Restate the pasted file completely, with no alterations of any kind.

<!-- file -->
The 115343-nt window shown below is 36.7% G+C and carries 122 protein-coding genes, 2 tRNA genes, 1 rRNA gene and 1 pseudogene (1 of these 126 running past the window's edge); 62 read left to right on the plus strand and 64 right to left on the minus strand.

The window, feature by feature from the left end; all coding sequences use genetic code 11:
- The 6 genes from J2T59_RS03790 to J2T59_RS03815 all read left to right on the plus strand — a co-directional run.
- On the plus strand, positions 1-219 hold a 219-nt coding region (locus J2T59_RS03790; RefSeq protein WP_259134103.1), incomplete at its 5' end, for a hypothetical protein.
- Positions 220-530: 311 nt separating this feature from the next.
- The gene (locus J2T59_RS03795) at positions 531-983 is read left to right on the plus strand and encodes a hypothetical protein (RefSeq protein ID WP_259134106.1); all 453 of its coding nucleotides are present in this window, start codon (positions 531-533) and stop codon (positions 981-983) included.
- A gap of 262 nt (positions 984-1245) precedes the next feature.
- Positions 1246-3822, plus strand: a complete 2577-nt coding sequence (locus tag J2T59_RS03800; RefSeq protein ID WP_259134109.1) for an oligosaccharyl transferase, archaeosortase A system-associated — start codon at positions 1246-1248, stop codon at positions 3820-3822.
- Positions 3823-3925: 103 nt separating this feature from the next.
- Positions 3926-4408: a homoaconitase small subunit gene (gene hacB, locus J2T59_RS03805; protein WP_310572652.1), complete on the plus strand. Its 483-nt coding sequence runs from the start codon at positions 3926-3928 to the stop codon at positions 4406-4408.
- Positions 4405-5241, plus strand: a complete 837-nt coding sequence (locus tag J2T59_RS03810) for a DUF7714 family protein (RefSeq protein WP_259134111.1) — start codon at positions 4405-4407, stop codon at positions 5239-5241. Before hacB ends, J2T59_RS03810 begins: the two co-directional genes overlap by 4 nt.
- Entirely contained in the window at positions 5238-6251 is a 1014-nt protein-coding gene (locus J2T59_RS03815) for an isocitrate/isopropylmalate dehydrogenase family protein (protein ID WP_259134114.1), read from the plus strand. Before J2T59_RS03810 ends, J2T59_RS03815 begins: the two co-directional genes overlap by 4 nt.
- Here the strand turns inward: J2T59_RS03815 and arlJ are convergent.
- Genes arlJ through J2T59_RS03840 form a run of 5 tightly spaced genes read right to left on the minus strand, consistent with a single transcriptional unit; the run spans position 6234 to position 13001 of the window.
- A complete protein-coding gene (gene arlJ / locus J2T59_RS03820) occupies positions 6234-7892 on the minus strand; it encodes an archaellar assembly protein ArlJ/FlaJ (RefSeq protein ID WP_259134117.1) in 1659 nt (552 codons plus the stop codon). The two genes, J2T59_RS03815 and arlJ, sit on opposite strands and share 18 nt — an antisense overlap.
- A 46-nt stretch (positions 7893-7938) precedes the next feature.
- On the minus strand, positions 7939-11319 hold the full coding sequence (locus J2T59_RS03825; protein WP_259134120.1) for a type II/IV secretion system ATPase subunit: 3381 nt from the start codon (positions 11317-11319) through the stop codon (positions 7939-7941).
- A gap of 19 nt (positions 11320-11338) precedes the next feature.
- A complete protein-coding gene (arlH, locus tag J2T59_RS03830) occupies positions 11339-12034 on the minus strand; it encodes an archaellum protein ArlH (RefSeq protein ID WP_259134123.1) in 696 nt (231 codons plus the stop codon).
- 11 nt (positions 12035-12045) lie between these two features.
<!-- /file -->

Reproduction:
The 115343-nt window shown below is 36.7% G+C and carries 122 protein-coding genes, 2 tRNA genes, 1 rRNA gene and 1 pseudogene (1 of these 126 running past the window's edge); 62 read left to right on the plus strand and 64 right to left on the minus strand.

The window, feature by feature from the left end; all coding sequences use genetic code 11:
- The 6 genes from J2T59_RS03790 to J2T59_RS03815 all read left to right on the plus strand — a co-directional run.
- On the plus strand, positions 1-219 hold a 219-nt coding region (locus J2T59_RS03790; RefSeq protein WP_259134103.1), incomplete at its 5' end, for a hypothetical protein.
- Positions 220-530: 311 nt separating this feature from the next.
- The gene (locus J2T59_RS03795) at positions 531-983 is read left to right on the plus strand and encodes a hypothetical protein (RefSeq protein ID WP_259134106.1); all 453 of its coding nucleotides are present in this window, start codon (positions 531-533) and stop codon (positions 981-983) included.
- A gap of 262 nt (positions 984-1245) precedes the next feature.
- Positions 1246-3822, plus strand: a complete 2577-nt coding sequence (locus tag J2T59_RS03800; RefSeq protein ID WP_259134109.1) for an oligosaccharyl transferase, archaeosortase A system-associated — start codon at positions 1246-1248, stop codon at positions 3820-3822.
- Positions 3823-3925: 103 nt separating this feature from the next.
- Positions 3926-4408: a homoaconitase small subunit gene (gene hacB, locus J2T59_RS03805; protein WP_310572652.1), complete on the plus strand. Its 483-nt coding sequence runs from the start codon at positions 3926-3928 to the stop codon at positions 4406-4408.
- Positions 4405-5241, plus strand: a complete 837-nt coding sequence (locus tag J2T59_RS03810) for a DUF7714 family protein (RefSeq protein WP_259134111.1) — start codon at positions 4405-4407, stop codon at positions 5239-5241. Before hacB ends, J2T59_RS03810 begins: the two co-directional genes overlap by 4 nt.
- Entirely contained in the window at positions 5238-6251 is a 1014-nt protein-coding gene (locus J2T59_RS03815) for an isocitrate/isopropylmalate dehydrogenase family protein (protein ID WP_259134114.1), read from the plus strand. Before J2T59_RS03810 ends, J2T59_RS03815 begins: the two co-directional genes overlap by 4 nt.
- Here the strand turns inward: J2T59_RS03815 and arlJ are convergent.
- Genes arlJ through J2T59_RS03840 form a run of 5 tightly spaced genes read right to left on the minus strand, consistent with a single transcriptional unit; the run spans position 6234 to position 13001 of the window.
- A complete protein-coding gene (gene arlJ / locus J2T59_RS03820) occupies positions 6234-7892 on the minus strand; it encodes an archaellar assembly protein ArlJ/FlaJ (RefSeq protein ID WP_259134117.1) in 1659 nt (552 codons plus the stop codon). The two genes, J2T59_RS03815 and arlJ, sit on opposite strands and share 18 nt — an antisense overlap.
- A 46-nt stretch (positions 7893-7938) precedes the next feature.
- On the minus strand, positions 7939-11319 hold the full coding sequence (locus J2T59_RS03825; protein WP_259134120.1) for a type II/IV secretion system ATPase subunit: 3381 nt from the start codon (positions 11317-11319) through the stop codon (positions 7939-7941).
- A gap of 19 nt (positions 11320-11338) precedes the next feature.
- A complete protein-coding gene (arlH, locus tag J2T59_RS03830) occupies positions 11339-12034 on the minus strand; it encodes an archaellum protein ArlH (RefSeq protein ID WP_259134123.1) in 696 nt (231 codons plus the stop codon).
- 11 nt (positions 12035-12045) lie between these two features.